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    ABSTRACT: Burkholderia pseudomallei is a gram-negative bacterium that causes the serious human disease, melioidosis. There is no vaccine against melioidosis and it can be fatal if not treated with a specific antibiotic regimen, which typically includes the third-generation cephalosporin, ceftazidime (CAZ). There have been several resistance mechanisms described for B. pseudomallei, of which the best described are amino acid changes that alter substrate specificity in the highly conserved class A β-lactamase, PenA. In the current study, we sequenced penA from isolates sequentially derived from two melioidosis patients with wild-type (1.5 µg/mL) and, subsequently, resistant (16 or ≥256 µg/mL) CAZ phenotypes. We identified two single-nucleotide polymorphisms (SNPs) that directly increased CAZ hydrolysis. One SNP caused an amino acid substitution (C69Y) near the active site of PenA, whereas a second novel SNP was found within the penA promoter region. In both instances, the CAZ resistance phenotype corresponded directly with the SNP genotype. Interestingly, these SNPs appeared after infection and under selection from CAZ chemotherapy. Through heterologous cloning and expression, and subsequent allelic exchange in the native bacterium, we confirmed the role of penA in generating both low-level and high-level CAZ resistance in these clinical isolates. Similar to previous studies, the amino acid substitution altered substrate specificity to other β-lactams, suggesting a potential fitness cost associated with this mutation, a finding that could be exploited to improve therapeutic outcomes in patients harboring CAZ resistant B. pseudomallei. Our study is the first to functionally characterize CAZ resistance in clinical isolates of B. pseudomallei and to provide proven and clinically relevant signatures for monitoring the development of antibiotic resistance in this important pathogen.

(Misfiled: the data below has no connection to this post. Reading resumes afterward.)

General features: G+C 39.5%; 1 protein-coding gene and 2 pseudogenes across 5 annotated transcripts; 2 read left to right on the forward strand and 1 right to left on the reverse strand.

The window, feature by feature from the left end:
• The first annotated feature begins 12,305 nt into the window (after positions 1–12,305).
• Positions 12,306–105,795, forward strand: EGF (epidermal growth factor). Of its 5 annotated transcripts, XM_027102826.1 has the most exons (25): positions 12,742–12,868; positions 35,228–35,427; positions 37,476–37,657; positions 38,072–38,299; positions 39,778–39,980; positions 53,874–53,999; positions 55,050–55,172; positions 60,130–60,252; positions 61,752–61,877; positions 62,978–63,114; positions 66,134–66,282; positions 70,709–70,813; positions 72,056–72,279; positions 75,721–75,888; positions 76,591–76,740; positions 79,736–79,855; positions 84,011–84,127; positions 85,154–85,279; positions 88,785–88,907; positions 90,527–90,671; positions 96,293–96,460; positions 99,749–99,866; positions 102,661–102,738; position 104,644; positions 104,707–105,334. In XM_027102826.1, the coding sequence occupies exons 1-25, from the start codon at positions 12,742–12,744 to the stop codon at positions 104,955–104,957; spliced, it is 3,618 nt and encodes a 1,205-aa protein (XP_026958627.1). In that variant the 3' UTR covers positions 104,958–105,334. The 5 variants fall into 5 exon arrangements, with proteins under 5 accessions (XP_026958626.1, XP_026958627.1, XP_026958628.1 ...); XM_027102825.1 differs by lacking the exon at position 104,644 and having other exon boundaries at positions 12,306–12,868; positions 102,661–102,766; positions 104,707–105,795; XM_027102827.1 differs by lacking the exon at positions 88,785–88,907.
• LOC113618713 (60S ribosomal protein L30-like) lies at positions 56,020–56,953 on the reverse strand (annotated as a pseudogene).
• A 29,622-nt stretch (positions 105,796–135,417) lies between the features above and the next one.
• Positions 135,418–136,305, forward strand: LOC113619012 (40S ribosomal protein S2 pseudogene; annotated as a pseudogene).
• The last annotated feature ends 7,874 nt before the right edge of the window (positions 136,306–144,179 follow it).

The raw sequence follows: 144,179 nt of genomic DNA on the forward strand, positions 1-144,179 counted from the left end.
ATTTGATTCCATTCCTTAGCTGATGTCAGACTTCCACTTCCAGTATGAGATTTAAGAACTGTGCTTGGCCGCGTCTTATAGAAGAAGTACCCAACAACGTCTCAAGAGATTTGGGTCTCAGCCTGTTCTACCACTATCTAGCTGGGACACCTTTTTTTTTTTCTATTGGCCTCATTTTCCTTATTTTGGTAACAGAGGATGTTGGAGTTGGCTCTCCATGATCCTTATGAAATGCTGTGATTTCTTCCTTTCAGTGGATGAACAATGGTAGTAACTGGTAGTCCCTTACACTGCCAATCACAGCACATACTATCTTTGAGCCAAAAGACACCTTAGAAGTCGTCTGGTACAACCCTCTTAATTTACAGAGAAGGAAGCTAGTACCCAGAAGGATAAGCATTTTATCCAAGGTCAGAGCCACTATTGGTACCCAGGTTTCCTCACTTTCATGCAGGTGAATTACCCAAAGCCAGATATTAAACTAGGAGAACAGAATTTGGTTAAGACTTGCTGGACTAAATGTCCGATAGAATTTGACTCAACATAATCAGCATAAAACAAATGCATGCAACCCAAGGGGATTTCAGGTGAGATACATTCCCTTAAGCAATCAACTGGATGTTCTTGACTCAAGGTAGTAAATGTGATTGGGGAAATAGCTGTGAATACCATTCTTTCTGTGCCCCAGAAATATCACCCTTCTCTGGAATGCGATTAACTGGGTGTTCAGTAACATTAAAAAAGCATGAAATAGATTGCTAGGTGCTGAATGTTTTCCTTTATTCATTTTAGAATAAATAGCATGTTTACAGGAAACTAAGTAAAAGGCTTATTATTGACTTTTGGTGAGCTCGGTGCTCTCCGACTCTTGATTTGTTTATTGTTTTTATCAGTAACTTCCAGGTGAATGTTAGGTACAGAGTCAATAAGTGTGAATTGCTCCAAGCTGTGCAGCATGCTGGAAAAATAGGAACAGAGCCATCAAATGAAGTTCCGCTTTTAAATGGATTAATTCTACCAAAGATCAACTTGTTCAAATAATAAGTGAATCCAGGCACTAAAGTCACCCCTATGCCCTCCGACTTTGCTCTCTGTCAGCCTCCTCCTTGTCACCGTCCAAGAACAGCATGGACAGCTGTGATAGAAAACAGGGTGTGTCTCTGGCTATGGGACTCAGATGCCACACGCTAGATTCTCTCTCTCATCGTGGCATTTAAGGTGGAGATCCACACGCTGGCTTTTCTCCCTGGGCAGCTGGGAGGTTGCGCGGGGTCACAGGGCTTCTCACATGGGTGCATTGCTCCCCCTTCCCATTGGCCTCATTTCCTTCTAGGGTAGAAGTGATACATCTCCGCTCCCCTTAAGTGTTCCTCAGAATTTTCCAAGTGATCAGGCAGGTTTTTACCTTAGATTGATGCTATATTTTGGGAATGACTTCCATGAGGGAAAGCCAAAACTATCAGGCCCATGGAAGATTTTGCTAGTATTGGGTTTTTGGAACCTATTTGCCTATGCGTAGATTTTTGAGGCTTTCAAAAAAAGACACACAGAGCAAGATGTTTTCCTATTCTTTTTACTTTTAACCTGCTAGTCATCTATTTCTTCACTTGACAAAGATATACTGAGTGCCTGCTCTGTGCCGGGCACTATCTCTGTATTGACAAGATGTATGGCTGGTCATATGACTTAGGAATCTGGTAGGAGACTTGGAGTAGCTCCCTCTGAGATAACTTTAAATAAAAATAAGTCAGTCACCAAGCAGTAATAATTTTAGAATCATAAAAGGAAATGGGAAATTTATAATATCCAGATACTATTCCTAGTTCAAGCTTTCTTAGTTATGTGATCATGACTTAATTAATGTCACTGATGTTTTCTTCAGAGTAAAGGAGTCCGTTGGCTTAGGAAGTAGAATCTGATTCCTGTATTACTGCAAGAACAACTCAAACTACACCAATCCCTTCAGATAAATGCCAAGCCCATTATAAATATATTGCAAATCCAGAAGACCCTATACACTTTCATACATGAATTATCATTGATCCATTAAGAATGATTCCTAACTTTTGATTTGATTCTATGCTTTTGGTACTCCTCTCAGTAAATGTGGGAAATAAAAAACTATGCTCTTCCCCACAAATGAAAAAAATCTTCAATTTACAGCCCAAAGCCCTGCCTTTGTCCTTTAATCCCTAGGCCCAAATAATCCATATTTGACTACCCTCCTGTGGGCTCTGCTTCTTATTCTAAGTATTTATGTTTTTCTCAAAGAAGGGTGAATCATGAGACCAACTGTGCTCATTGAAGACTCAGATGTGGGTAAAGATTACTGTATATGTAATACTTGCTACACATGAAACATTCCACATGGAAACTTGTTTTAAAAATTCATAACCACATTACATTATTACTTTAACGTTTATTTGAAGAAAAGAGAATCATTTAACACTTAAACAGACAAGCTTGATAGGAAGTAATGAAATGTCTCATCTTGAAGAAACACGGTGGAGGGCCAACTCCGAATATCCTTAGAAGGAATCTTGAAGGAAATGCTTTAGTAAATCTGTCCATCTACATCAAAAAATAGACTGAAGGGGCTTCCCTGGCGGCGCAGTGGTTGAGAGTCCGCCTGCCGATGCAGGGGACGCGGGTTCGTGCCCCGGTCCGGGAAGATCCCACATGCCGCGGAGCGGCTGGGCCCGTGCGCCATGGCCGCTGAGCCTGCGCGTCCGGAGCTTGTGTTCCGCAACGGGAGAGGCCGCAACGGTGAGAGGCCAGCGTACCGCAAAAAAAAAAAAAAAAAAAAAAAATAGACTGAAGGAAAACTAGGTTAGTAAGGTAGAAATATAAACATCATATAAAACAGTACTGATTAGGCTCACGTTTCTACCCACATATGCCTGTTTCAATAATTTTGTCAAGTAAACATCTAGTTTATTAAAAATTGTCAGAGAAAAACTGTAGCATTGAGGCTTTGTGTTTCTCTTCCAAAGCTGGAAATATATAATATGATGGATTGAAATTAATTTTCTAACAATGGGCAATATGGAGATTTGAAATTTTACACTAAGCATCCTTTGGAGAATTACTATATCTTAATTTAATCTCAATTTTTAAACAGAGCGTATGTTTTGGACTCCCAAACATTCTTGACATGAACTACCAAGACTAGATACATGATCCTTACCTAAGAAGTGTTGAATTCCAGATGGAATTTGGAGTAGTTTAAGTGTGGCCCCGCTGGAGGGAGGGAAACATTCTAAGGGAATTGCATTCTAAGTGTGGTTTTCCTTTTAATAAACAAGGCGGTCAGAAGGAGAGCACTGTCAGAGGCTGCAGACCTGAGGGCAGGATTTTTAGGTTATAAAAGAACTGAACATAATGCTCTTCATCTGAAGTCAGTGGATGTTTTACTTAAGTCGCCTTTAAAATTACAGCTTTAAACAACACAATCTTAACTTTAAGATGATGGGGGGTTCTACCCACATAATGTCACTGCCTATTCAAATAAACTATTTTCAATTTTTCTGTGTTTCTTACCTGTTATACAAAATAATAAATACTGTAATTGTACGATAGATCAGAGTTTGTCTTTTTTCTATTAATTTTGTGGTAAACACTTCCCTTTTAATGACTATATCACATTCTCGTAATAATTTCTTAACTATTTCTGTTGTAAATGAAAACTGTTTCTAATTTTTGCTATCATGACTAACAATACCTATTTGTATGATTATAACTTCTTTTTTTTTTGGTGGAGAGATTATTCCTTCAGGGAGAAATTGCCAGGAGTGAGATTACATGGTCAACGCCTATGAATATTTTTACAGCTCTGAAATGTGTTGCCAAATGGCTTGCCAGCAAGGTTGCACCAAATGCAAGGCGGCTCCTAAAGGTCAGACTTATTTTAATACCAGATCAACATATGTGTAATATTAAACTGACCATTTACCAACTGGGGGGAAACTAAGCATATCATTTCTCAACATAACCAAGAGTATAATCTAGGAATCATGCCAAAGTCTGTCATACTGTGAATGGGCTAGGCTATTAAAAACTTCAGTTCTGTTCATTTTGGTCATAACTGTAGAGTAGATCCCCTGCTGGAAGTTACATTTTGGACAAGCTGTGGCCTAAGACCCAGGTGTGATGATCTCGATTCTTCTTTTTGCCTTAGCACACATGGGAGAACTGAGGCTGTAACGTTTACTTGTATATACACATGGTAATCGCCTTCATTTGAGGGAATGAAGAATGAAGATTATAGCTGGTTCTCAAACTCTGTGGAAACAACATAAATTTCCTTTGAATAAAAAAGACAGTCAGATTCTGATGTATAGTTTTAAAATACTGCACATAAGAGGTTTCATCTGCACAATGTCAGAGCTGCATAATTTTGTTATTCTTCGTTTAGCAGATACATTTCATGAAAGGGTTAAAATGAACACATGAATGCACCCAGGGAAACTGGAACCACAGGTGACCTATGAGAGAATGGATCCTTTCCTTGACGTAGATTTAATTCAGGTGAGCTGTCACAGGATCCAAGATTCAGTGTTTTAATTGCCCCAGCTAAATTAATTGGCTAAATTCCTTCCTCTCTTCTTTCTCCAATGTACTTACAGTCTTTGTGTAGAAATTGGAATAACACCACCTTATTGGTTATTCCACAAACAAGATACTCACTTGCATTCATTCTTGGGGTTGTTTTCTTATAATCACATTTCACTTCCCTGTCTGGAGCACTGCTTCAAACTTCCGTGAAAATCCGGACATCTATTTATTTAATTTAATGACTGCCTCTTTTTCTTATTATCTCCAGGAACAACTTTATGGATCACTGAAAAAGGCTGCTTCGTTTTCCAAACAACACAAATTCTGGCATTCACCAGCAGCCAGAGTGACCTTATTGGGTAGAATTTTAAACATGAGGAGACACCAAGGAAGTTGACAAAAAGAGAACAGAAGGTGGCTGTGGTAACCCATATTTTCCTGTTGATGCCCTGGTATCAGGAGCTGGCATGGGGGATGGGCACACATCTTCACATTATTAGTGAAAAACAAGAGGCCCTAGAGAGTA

PLoS ONE 01/2012; 7(2):e30789. · 3.53 Impact Factor
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    ABSTRACT: We characterized the prevalence, antibiotic susceptibility profiles, and genotypes of Staphylococcus aureus among US meat and poultry samples (n = 136). S. aureus contaminated 47% of samples, and multidrug resistance was common among isolates (52%). S. aureus genotypes and resistance profiles differed significantly among sample types, suggesting food animal-specific contamination.
    Clinical Infectious Diseases 05/2011; 52(10):1227-30. · 9.37 Impact Factor
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    ABSTRACT: Antibiotic use in food animal production negatively impacts human health through the selection of antibiotic resistant foodborne pathogens such as Salmonella and Campylobacter. Antibiotic resistant strains of Escherichia coli and Enterococcus spp. are also common contaminants of US retail meat and poultry, and may negatively impact human health as well. To more fully evaluate consumer risk, the entire range of antibiotic resistant bacteria that contaminate the US food supply must be assessed. However, the National Antibiotic Resistance Monitoring System (NARMS) currently only surveys retail meats for Salmonella, Campylobacter, E. coli and Enterococcus. In the current study, we surveyed retail pork chops, ground beef, ground turkey, and chicken breasts from Arizona, California, District of Columbia, and Illinois for antibiotic resistant strains of Staphylococcus aureus, Klebsiella pneumoniae, Acinetobacter baumannii, and Pseudomonas aeruginosa. All four bacterial species were identified among the food samples and resistant phenotypes were common. Further studies will have to be conducted to assess the host specificities of these organisms and specifically their ability to colonize or infect humans and to share resistance determinants with human-adapted pathogens.
    138st APHA Annual Meeting and Exposition 2010; 11/2010